California: Google owned video sharing app, YouTube, has reportedly paid a whooping amount of $30 billion to its creators, artists, and media companies in the last three years, as per CEO Susan Wojcicki.
Meanwhile, a report in Oxford Economics claims that YouTube’s creative ecosystem has contributed around $16 billion to the US GDP in 2019, which is equivalent of 345,000 full time jobs.
“The UK in 2019 saw approximately 1.4 billion pounds contributed to the British GDP and the equivalent of 30,000 full time jobs. And in France, there was an estimated 515 million euros contributed to the French GDP and the equivalent of 15,000 full time jobs,” Wojcicki blog post of Tuesday read.
In her blog post she also mentioned YouTube’s priorities for 2021; growing the creator economy, helping people learn new skills and working with governments around the world as the platform faces increasingly complicated regulatory issues.
Last year when the whole world snugged in their homes amid Coronavirus outbreak, YouTube witnessed over 100 billion hours of gaming content watched on the platform.
“In the first half of the year, total daily livestreams grew by 45 percent. And from artists performing in their living rooms to churches moving their services online, more than half a million channels live streamed for the first time in 2020,” she informed.
It was for the very first-time that streamers accounted for more than 10 million streams on YouTube.
“Our Music and Premium Subscriptions have been growing quickly, reaching more than 30 million paid Members in the third quarter of last year,” the YouTube CEO said.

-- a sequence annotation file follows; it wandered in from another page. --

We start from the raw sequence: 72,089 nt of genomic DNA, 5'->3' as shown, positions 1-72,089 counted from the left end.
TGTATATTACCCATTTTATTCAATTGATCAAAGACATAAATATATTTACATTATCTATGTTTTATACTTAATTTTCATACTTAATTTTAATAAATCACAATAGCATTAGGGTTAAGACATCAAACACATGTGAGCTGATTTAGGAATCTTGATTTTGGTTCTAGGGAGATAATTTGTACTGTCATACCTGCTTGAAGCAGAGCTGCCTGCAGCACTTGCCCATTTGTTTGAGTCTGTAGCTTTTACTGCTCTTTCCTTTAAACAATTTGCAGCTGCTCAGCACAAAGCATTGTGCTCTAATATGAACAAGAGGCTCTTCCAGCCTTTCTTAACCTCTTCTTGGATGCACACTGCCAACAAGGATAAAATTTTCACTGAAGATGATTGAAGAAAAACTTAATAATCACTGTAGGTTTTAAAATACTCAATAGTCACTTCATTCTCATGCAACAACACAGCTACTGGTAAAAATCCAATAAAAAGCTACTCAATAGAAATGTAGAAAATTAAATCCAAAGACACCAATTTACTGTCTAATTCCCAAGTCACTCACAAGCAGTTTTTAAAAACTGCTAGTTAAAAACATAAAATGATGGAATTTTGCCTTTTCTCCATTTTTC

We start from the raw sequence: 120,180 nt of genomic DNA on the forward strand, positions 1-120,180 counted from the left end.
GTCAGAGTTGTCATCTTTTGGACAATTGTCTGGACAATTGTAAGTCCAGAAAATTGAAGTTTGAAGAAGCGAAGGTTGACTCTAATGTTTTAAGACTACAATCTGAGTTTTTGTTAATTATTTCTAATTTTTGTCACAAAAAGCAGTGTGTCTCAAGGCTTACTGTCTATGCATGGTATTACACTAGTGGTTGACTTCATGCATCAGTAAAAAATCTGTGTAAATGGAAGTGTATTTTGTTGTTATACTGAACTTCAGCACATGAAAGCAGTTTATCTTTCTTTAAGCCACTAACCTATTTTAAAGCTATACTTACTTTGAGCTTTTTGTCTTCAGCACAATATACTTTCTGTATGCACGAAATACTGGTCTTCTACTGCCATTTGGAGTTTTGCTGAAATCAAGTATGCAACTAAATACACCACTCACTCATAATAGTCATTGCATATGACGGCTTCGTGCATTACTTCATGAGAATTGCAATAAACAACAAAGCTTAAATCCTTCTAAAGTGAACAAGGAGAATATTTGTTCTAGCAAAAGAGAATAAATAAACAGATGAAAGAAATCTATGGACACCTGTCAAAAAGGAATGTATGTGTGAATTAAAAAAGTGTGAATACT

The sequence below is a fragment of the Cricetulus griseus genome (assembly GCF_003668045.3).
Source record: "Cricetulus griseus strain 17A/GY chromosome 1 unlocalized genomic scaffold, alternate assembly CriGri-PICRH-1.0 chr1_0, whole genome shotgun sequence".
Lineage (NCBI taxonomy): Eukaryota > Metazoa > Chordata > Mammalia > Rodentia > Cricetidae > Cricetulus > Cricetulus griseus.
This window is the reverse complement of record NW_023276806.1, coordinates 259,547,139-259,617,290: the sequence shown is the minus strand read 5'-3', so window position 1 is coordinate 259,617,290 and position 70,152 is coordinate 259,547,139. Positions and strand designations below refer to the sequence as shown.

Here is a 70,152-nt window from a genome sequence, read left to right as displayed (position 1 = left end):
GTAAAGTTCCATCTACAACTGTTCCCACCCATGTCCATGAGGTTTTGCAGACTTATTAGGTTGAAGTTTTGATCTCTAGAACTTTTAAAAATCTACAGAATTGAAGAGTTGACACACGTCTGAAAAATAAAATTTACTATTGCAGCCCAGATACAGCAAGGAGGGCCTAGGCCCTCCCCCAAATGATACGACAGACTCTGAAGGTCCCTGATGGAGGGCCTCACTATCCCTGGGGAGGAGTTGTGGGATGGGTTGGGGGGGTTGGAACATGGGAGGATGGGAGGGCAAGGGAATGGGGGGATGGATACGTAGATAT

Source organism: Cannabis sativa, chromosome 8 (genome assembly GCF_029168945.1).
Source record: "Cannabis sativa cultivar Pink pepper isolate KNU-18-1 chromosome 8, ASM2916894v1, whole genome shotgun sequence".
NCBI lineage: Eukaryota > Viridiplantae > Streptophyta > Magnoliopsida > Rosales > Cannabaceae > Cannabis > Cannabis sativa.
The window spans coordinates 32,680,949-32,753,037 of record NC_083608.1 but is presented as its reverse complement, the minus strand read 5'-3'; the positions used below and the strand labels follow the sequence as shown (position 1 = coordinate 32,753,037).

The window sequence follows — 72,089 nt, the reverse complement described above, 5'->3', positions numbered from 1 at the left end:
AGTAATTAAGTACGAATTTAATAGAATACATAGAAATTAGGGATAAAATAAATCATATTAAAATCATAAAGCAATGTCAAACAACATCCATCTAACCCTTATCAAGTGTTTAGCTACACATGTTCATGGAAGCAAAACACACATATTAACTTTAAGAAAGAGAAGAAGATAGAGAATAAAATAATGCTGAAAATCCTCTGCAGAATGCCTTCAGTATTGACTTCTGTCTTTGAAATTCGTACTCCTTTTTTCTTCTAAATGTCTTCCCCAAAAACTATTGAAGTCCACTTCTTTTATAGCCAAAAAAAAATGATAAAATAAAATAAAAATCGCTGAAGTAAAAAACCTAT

Wojcicki also put stressed that the company is always working to strike the right balance between openness and responsibility as we meet the guidelines set by governments around the world.
“Our approach to responsibility is to remove content experts say could lead to real world harm, raise up authoritative and trusted content, reduce views of borderline content, and reward creators who meet our even higher bar for monetisation,” Wojcicki added.
Furthermore, YouTube has also updated its policies to remove medical misinformation about Covid-19 to keep a check on fake news like the virus is a hoax or promoting medically unsubstantiated cures in place of seeking right treatment.
“We’ve continued to make updates to our Covid-19 policies to stay current with the science, and we’ve removed more than more than half a million videos under these policies since February,” she informed.
“We’ll continue to partner with policymakers on issues that impact our business and workforce, like immigration, education, infrastructure, and healthcare.”